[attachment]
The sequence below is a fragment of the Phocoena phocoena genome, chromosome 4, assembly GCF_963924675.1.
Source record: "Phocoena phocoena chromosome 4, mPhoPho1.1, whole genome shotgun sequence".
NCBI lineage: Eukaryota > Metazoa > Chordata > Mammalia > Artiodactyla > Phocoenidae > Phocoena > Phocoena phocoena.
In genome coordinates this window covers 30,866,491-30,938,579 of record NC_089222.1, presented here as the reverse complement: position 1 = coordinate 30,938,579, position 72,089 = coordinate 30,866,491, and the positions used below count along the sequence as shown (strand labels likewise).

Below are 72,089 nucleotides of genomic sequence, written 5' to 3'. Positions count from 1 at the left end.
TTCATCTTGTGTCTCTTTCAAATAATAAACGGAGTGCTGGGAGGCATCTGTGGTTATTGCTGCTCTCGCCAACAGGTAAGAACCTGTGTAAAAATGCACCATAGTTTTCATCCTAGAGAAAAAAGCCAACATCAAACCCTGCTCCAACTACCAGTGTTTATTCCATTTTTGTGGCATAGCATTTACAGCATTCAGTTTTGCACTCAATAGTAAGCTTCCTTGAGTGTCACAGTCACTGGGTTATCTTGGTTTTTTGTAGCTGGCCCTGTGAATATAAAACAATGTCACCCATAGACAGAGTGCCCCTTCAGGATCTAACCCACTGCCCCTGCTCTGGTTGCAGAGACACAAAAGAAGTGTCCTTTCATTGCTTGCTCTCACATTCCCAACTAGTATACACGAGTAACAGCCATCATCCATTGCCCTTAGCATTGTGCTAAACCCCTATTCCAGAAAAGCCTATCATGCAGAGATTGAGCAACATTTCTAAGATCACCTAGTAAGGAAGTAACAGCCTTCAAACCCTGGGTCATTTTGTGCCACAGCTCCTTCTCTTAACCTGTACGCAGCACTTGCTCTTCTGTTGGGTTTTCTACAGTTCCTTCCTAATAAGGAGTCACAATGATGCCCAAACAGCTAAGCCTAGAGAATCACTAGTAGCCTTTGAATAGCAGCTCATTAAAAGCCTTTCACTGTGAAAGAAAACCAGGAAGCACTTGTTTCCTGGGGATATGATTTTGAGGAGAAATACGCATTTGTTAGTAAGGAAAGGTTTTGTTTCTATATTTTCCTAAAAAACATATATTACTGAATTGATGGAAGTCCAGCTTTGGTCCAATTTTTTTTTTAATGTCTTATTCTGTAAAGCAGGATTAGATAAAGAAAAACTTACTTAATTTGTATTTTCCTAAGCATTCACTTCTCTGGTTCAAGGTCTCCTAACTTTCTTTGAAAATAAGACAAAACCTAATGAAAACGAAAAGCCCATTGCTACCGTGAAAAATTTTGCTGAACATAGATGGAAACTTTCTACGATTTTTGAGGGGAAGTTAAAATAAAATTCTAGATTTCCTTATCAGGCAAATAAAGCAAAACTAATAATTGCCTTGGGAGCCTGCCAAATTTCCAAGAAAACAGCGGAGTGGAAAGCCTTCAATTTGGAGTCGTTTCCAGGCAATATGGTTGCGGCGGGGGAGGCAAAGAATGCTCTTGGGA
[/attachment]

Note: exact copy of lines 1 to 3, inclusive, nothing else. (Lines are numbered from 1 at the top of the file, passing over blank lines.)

The sequence below is a fragment of the Phocoena phocoena genome, chromosome 4, assembly GCF_963924675.1.
Source record: "Phocoena phocoena chromosome 4, mPhoPho1.1, whole genome shotgun sequence".
NCBI lineage: Eukaryota > Metazoa > Chordata > Mammalia > Artiodactyla > Phocoenidae > Phocoena > Phocoena phocoena.